Two former employees of Denny's near BWI accuse manager, restaurant of harassment

October 28, 1998|By Andrea F. Siegel | Andrea F. Siegel,SUN STAFF

A Denny's restaurant near Baltimore-Washington International Airport and its manager were accused in lawsuits yesterday of sexual harassment, the latest in a string of harassment and racial-discrimination allegations against restaurants in the chain.

A former waitress and a former supervisor claim that the manager of the Denny's at 1365 Mellon Road in Hanover touched them in sexual ways.

Each of the suits filed in Anne Arundel County Circuit Court seeks $200,000 in punitive damages and $200,000 in compensatory damages.

Claims that manager Hossain Mohebbi violated the women's federal rights will be filed within a few weeks, said their lawyer, Morton Edelstein.

"It was very bad," said Tina Ussery, 40, of Glen Burnie, a waitress and shift manager at the Denny's franchise until she quit Nov. 1, 1997.

She said Mohebbi brought her into his office and groped her.

She now is a waitress for a corporate-owned Denny's outlet.

The second plaintiff is Kim Fitzpatrick, 35, of Hanover.

Both lawsuits contend that what Mohebbi did amounted to sexual battery.

Mohebbi's attorney, Robert A. Suls, said the accusations are false, and Mohebbi is a good franchise owner who is well-liked by employees and considerate of them.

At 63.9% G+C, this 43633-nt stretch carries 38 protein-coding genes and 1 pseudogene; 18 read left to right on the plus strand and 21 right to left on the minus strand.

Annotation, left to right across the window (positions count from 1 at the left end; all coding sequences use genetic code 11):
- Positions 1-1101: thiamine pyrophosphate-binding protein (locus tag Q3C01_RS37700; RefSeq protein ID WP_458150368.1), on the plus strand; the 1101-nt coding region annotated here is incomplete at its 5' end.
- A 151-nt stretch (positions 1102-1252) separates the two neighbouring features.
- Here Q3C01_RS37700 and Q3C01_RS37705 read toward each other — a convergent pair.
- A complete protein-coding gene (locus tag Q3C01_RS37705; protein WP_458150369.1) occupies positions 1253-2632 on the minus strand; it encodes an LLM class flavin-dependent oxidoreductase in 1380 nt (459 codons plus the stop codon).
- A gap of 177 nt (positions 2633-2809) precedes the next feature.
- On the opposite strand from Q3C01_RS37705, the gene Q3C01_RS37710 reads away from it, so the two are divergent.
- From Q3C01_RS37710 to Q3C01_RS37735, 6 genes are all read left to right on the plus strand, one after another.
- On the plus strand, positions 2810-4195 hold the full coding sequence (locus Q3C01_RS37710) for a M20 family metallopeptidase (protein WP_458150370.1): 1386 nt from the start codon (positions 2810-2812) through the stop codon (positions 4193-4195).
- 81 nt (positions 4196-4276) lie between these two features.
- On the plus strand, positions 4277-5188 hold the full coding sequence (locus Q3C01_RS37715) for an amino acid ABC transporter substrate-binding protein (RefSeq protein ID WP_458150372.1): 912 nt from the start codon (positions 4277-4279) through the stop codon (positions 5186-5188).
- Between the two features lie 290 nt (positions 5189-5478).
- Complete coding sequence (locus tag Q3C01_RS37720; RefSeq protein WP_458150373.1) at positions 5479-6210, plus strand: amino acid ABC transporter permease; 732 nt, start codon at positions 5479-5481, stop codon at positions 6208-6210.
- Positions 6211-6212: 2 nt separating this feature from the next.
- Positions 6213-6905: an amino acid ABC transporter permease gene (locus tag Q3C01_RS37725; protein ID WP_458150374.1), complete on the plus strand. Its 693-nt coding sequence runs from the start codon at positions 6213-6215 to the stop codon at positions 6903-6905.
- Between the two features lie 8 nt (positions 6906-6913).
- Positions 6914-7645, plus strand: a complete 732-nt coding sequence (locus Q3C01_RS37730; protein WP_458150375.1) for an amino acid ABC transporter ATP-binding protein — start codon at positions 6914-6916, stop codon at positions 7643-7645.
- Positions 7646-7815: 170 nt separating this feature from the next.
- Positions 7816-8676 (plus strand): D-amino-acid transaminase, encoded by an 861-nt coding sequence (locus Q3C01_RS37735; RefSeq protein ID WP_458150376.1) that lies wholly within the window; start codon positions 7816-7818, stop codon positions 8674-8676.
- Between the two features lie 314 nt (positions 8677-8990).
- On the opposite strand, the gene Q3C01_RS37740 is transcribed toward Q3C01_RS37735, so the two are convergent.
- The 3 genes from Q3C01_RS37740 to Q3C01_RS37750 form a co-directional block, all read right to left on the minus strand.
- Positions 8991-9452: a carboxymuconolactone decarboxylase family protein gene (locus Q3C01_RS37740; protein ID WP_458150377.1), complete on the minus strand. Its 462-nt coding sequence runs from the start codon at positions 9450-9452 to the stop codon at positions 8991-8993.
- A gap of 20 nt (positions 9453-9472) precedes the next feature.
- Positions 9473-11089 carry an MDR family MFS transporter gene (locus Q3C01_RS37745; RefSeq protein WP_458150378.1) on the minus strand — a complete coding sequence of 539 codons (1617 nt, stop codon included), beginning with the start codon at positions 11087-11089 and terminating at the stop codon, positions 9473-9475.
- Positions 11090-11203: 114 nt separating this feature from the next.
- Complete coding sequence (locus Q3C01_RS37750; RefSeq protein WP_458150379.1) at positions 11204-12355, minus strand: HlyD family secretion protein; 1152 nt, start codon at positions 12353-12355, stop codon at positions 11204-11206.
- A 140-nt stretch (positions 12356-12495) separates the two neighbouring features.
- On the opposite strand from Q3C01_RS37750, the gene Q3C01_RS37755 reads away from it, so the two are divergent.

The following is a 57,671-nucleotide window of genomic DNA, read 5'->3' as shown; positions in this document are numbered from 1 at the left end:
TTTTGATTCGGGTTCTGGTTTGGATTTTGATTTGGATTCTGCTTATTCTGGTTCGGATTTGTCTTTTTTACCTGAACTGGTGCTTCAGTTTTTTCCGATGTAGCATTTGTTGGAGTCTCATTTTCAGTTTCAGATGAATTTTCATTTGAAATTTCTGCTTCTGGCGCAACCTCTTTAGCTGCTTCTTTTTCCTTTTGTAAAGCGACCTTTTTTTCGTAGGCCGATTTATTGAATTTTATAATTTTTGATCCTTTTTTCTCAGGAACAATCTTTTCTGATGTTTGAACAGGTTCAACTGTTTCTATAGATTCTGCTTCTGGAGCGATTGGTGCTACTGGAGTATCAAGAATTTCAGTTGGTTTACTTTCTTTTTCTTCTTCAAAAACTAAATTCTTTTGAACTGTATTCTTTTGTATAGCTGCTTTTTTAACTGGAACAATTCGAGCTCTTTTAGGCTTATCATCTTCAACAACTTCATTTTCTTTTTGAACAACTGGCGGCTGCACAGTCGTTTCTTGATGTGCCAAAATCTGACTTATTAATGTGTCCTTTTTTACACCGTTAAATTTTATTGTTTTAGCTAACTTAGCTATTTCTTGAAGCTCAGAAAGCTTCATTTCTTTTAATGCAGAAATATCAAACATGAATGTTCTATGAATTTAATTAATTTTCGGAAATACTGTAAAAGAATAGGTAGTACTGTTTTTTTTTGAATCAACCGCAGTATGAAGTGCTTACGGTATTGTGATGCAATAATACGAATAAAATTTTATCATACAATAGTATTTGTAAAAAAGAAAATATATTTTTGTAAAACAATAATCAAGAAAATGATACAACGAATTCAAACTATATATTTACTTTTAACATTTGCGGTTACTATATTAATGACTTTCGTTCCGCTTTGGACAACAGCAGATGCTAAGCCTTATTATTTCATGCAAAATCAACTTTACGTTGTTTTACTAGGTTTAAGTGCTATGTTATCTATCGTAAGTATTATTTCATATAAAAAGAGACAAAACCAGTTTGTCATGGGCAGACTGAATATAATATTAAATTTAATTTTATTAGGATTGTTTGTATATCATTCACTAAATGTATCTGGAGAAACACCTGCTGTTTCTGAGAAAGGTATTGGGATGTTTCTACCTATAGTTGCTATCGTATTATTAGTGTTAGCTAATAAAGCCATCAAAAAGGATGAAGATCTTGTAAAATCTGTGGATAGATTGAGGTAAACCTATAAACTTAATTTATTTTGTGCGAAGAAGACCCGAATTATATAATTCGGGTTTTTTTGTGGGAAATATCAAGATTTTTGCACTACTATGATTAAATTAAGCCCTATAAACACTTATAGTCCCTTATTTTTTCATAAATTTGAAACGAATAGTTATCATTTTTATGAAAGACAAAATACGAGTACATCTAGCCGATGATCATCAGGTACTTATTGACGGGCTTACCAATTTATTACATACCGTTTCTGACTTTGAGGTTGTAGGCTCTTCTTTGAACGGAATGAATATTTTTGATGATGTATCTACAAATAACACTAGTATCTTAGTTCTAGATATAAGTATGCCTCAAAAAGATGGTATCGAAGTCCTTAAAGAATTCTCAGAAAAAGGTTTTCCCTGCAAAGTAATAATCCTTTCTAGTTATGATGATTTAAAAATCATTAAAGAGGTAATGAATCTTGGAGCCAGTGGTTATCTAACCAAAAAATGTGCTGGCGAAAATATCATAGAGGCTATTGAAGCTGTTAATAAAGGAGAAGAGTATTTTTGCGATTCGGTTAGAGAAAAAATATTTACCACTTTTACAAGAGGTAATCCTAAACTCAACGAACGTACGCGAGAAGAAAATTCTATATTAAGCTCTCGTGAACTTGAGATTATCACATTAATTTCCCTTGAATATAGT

"I have every reason to believe he will be vindicated," Suls said.

Mohebbi began managing the restaurant in 1989 and bought it in September 1996, Suls said.

The Equal Employment Opportunity Commission in Baltimore, which initially heard the allegations, did not substantiate the charges, both sides said.

The EEOC would not comment on the case.

Denny's franchises, which account for about half the chain's 1,600 restaurants, are independently owned and operated.

The corporate parent does not provide franchise owners with training about harassment, said Debbie Atkins, public relations manager for the Spartanburg, S.C., Advantica Restaurant Group Inc., Denny's parent.

"Denny's takes a strong stand against harassment of any kind," she said.

The company and its franchises have been hammered by civil rights claims in recent years.

A multimillion-dollar sexual harassment suit against an Edgewood Denny's by four waitresses is to go to trial in February in U.S. District Court in Baltimore.

In March, nine correctional officers filed a federal lawsuit in Miami claiming they were refused service because they were in a mixed-race group. Denny's fired the manager of the restaurant.

Since 1994, Denny's has had a nationwide anti-bias policy that is being monitored by the U.S. Justice Department.

In 1994, Denny's reached a $46 million agreement with the Justice Department to settle racial-bias claims, and it agreed to institute a nationwide diversity training program for its restaurants.

That suit was filed after six black Secret Service agents guarding President Clinton were unable to get breakfast at a Denny's in Annapolis while their white colleagues were served promptly.

Pub Date: 10/28/98

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